Potent and toxic anesthetic. 10X more potent than procaine. Limited to few procedures like spinal blocks. Not used in DC offices.
Most popular and frequently used local anesthetic. Comes in 0.5, 1.0, 1.5, 2.0% concn w/ and w/o Epi. Has low toxicity compared to novocaine, rapid diffuses, topical activity and chemical stability. Very good stuff.
Amide-base anesthetic soln widely used in minor surgery that ISN'T Lidocaine. Used for procedures with longer time frames. Possesses slightly vasoconstrictive properties and CAUTION indicated in distal end organs.
- A newer amide-based anesthetic soln. Not widely used in minor surgery but getting there. Con's: Slow onset of action. Pro's: Duration of action surpasses lidocaine and mepivacaine.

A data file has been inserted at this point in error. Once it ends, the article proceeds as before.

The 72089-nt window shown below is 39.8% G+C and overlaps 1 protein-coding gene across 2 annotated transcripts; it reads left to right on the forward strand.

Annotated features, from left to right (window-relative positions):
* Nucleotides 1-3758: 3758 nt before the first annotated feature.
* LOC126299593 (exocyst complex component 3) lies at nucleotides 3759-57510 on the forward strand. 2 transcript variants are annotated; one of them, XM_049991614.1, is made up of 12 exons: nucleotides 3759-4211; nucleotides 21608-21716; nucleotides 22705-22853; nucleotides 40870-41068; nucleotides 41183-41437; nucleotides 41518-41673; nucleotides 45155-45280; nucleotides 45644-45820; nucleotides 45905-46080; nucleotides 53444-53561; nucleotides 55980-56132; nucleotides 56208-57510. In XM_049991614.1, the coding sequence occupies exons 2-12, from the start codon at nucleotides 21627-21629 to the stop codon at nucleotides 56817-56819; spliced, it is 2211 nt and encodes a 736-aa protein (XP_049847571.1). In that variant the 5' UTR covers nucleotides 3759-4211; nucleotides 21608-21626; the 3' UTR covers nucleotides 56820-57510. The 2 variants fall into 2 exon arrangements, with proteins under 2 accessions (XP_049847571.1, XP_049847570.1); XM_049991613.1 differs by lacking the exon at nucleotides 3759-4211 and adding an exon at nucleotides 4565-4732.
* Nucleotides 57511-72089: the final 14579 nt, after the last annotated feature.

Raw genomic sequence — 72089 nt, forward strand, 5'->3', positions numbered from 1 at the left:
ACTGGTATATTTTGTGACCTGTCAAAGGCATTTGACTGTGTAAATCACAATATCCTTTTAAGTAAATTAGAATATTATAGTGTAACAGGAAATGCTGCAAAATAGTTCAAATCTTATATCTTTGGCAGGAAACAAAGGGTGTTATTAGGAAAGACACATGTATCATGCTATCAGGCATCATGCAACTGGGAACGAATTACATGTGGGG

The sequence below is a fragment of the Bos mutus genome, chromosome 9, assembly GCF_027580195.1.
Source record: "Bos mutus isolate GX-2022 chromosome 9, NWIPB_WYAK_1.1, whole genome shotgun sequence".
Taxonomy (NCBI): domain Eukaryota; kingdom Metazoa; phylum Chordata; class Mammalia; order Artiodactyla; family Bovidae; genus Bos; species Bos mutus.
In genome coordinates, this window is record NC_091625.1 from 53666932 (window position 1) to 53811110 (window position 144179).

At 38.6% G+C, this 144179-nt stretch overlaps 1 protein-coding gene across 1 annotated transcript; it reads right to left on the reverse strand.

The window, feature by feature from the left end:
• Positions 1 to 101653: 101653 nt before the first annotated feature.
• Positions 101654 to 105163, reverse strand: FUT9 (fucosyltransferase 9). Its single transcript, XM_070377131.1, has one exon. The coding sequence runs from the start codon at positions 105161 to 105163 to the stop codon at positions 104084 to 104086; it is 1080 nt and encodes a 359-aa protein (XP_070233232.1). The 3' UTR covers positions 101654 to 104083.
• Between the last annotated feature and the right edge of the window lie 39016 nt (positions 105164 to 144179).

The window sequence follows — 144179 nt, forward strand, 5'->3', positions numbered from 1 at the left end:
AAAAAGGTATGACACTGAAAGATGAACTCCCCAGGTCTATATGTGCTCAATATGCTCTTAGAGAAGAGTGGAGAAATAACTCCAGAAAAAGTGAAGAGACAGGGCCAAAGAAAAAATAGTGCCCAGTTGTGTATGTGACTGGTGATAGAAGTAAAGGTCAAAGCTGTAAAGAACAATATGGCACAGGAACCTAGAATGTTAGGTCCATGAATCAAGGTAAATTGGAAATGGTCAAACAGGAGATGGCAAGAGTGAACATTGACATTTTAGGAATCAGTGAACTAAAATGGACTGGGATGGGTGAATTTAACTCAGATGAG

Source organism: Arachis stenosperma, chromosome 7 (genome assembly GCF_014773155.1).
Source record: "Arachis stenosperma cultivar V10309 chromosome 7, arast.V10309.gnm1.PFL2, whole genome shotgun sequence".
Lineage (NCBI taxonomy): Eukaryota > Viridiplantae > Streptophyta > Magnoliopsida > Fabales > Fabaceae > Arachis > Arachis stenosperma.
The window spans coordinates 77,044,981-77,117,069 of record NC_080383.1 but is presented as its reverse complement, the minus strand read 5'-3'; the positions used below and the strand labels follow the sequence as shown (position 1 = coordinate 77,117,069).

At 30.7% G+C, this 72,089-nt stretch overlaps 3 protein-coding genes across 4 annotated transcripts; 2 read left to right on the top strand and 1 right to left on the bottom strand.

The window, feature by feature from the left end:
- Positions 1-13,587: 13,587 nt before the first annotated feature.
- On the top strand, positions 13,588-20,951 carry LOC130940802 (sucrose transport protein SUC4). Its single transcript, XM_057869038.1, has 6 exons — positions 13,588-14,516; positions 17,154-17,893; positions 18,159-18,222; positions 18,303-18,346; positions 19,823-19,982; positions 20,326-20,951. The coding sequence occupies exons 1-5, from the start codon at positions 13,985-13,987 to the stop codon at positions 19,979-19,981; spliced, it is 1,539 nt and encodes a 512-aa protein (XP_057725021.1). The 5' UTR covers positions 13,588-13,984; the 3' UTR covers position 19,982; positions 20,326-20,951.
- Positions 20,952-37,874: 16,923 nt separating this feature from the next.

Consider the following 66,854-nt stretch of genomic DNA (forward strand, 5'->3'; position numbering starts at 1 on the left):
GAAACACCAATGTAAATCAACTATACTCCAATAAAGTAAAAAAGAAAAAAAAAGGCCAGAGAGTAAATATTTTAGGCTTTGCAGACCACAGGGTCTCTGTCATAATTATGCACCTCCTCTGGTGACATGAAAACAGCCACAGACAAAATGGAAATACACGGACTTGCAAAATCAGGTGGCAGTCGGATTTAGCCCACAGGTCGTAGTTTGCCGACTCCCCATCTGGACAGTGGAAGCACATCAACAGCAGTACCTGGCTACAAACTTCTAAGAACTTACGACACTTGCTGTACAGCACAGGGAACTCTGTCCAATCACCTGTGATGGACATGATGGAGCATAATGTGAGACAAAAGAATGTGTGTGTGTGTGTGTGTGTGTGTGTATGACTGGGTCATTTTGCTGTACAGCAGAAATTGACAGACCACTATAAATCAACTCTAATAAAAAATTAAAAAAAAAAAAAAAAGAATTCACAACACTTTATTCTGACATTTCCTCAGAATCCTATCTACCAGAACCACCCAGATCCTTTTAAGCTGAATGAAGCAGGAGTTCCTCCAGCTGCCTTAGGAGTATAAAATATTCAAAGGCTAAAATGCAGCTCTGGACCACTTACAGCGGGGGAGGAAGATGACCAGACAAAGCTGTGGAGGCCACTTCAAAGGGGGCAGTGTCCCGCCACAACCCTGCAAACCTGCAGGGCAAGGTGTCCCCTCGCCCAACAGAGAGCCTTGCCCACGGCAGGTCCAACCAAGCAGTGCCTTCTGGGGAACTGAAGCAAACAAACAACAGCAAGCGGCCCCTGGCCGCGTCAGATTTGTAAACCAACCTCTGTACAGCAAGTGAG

Non-injectable topical anesthetic. Useful in pediatric patients for simple lacerations/wound care. Mixture 0.5% tetracaine, Epi 1:2000 concn, 11.8% cocaine. Applied directly via soaked gauze sponge 5-10 mins. No needle stick required!
T/F: Can TAC be used on distal organs?
- AKA proparacaine hydrochloride
0.5% soln anesthetic with glycerine for topical eye application. Suitable for foreign body removal of ocular pressure testing. One drop in eye achieves complete anesthesia in 13 seonds and lasts 15-20 minutes.
T/F: Ophthaine contraindicated in hyperthyroidism.
AKA Rostra Spray
___ spray: Topical anesthetic effective on mucous membranes but not conjunctiva. Anesthesia takes ~1 minute. Useful for overriding gag reflex. Contains tetracaine and benzocaine.
Flammable topical skin refrigerant used as pre-injectable. Useful for lancing furuncles and carbuncles. Anesthesia lasts 15-30 seconds.
- T/F: Redness, itching, swelling at inoculation site usually resolves.
Cardiovascular reactions to inoculation include hypotension and ___
CNS rxn's to anesthesia can include excitatory phenomena and ___.
The most common rxn to anesthetic injection is ___ AKA passing out